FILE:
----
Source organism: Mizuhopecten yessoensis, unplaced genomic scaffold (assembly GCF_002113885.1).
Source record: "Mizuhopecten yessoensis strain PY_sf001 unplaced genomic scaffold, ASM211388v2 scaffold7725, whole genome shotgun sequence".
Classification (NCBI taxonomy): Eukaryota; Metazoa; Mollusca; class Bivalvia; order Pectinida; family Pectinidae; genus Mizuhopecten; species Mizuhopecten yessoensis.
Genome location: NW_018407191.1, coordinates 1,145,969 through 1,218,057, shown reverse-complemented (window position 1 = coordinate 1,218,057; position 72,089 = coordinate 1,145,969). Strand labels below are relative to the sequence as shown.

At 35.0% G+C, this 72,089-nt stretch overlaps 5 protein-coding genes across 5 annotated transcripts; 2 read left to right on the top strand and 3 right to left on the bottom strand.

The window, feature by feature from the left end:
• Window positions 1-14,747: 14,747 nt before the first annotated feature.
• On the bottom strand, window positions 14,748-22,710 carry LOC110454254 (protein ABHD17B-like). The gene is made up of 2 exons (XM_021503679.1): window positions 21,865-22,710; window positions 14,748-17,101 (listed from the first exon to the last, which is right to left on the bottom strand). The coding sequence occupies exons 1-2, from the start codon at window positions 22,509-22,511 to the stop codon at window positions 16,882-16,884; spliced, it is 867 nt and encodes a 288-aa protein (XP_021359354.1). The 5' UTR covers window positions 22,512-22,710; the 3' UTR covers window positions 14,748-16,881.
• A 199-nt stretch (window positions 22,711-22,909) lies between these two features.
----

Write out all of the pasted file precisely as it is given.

Source organism: Mizuhopecten yessoensis, unplaced genomic scaffold (assembly GCF_002113885.1).
Source record: "Mizuhopecten yessoensis strain PY_sf001 unplaced genomic scaffold, ASM211388v2 scaffold7725, whole genome shotgun sequence".
Classification (NCBI taxonomy): Eukaryota; Metazoa; Mollusca; class Bivalvia; order Pectinida; family Pectinidae; genus Mizuhopecten; species Mizuhopecten yessoensis.
Genome location: NW_018407191.1, coordinates 1,145,969 through 1,218,057, shown reverse-complemented (window position 1 = coordinate 1,218,057; position 72,089 = coordinate 1,145,969). Strand labels below are relative to the sequence as shown.

At 35.0% G+C, this 72,089-nt stretch overlaps 5 protein-coding genes across 5 annotated transcripts; 2 read left to right on the top strand and 3 right to left on the bottom strand.

The window, feature by feature from the left end:
• Window positions 1-14,747: 14,747 nt before the first annotated feature.
• On the bottom strand, window positions 14,748-22,710 carry LOC110454254 (protein ABHD17B-like). The gene is made up of 2 exons (XM_021503679.1): window positions 21,865-22,710; window positions 14,748-17,101 (listed from the first exon to the last, which is right to left on the bottom strand). The coding sequence occupies exons 1-2, from the start codon at window positions 22,509-22,511 to the stop codon at window positions 16,882-16,884; spliced, it is 867 nt and encodes a 288-aa protein (XP_021359354.1). The 5' UTR covers window positions 22,512-22,710; the 3' UTR covers window positions 14,748-16,881.
• A 199-nt stretch (window positions 22,711-22,909) lies between these two features.